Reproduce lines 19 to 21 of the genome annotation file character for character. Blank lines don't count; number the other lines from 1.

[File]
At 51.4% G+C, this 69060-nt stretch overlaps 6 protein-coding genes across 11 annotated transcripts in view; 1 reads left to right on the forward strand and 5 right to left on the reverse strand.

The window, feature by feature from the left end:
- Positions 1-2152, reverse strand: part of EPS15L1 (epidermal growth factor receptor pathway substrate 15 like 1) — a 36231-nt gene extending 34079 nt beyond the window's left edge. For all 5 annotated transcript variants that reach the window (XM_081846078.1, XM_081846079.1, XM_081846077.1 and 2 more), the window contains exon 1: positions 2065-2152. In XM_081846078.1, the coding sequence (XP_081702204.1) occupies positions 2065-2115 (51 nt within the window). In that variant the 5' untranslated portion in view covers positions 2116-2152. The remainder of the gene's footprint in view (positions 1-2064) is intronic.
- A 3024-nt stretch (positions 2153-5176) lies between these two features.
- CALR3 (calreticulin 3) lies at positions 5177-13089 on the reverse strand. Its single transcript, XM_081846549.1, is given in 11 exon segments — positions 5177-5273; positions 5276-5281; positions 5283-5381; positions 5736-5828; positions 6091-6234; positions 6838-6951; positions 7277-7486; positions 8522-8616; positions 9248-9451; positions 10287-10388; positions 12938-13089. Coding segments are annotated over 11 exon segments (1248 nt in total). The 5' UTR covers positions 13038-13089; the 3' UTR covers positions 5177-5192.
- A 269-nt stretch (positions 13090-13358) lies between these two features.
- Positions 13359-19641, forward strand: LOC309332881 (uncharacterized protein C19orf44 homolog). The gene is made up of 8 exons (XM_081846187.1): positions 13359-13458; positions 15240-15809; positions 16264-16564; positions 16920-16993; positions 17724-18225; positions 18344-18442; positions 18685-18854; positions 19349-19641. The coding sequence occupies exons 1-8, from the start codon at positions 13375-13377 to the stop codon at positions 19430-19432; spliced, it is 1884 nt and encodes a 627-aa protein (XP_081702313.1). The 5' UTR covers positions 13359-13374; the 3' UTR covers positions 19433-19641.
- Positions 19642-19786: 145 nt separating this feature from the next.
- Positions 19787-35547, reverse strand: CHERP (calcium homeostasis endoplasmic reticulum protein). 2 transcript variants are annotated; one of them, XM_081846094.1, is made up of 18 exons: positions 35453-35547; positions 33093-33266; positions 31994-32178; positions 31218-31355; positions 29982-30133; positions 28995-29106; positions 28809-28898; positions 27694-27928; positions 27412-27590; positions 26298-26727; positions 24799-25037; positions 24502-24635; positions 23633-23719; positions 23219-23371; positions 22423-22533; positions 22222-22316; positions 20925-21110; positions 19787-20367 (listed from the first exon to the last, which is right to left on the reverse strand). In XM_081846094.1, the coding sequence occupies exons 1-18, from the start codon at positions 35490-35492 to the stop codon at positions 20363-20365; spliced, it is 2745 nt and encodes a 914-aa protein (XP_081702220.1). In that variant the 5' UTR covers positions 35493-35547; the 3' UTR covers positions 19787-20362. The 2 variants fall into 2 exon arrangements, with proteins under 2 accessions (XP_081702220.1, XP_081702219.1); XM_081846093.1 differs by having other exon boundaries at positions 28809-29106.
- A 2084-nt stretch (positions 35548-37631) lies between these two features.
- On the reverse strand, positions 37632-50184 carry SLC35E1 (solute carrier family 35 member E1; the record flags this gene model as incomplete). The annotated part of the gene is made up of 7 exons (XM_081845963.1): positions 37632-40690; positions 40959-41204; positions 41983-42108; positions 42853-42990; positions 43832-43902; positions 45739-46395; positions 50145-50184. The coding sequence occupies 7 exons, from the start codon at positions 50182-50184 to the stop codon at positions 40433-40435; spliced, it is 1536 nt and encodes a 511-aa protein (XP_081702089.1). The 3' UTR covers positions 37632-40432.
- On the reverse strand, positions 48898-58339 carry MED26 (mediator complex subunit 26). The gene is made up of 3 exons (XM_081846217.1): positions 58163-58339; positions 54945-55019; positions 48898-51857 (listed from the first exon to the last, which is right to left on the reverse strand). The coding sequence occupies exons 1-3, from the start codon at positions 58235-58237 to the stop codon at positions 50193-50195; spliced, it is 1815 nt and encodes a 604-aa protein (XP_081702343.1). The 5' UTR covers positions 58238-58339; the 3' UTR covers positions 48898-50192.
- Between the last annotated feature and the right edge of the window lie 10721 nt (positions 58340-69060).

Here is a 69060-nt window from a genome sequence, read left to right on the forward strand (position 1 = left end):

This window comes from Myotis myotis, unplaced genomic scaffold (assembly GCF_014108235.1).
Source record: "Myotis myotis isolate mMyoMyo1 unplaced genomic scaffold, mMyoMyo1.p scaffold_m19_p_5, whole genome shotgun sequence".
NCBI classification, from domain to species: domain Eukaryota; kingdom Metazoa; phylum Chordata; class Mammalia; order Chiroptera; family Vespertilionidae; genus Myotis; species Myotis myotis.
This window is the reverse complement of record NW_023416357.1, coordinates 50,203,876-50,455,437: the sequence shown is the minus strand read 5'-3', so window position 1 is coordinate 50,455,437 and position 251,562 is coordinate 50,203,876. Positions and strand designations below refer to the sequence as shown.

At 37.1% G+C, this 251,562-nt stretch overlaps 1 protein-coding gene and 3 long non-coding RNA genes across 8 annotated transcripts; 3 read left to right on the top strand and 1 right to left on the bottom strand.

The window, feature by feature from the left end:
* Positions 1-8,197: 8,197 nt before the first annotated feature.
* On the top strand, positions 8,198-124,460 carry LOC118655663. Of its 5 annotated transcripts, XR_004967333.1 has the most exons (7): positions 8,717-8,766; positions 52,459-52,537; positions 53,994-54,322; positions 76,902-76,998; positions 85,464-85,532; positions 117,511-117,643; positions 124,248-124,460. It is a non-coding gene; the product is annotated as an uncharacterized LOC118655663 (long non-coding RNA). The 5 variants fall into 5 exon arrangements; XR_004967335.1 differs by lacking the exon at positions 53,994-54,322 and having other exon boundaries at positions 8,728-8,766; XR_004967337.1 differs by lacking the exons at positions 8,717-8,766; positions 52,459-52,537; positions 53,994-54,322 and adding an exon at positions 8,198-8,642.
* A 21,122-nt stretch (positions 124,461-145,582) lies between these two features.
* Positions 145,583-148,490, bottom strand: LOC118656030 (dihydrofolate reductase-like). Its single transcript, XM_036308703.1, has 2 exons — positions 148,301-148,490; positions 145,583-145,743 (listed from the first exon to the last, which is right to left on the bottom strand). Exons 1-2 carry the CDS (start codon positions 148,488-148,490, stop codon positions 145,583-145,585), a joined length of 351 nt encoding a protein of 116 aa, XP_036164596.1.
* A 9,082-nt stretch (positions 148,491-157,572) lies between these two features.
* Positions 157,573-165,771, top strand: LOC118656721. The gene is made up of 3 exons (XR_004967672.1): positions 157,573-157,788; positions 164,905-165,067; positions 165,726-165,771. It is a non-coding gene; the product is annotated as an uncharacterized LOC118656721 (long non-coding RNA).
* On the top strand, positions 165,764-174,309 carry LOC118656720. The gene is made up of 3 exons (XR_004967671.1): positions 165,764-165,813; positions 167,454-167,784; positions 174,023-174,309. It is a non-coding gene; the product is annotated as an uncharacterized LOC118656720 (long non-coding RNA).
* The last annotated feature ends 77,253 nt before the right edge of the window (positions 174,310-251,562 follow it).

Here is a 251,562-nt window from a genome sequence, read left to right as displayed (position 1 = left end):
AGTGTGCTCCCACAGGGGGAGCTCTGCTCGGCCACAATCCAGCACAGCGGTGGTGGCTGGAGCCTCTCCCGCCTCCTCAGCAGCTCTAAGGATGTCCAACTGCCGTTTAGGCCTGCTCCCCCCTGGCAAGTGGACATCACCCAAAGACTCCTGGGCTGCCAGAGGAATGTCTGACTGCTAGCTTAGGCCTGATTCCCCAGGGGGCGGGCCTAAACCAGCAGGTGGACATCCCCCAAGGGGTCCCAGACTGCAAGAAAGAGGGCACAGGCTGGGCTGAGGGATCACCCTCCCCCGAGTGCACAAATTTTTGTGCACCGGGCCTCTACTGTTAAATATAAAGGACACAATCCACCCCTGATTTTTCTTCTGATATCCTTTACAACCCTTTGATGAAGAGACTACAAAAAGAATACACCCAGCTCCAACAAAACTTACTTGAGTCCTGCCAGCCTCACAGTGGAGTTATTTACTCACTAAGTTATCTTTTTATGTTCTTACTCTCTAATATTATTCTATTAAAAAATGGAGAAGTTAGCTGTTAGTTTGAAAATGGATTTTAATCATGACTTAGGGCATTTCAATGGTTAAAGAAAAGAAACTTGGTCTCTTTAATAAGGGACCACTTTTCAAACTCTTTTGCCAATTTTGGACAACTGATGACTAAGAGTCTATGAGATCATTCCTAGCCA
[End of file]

At 37.1% G+C, this 251,562-nt stretch overlaps 1 protein-coding gene and 3 long non-coding RNA genes across 8 annotated transcripts; 3 read left to right on the top strand and 1 right to left on the bottom strand.

The window, feature by feature from the left end:
* Positions 1-8,197: 8,197 nt before the first annotated feature.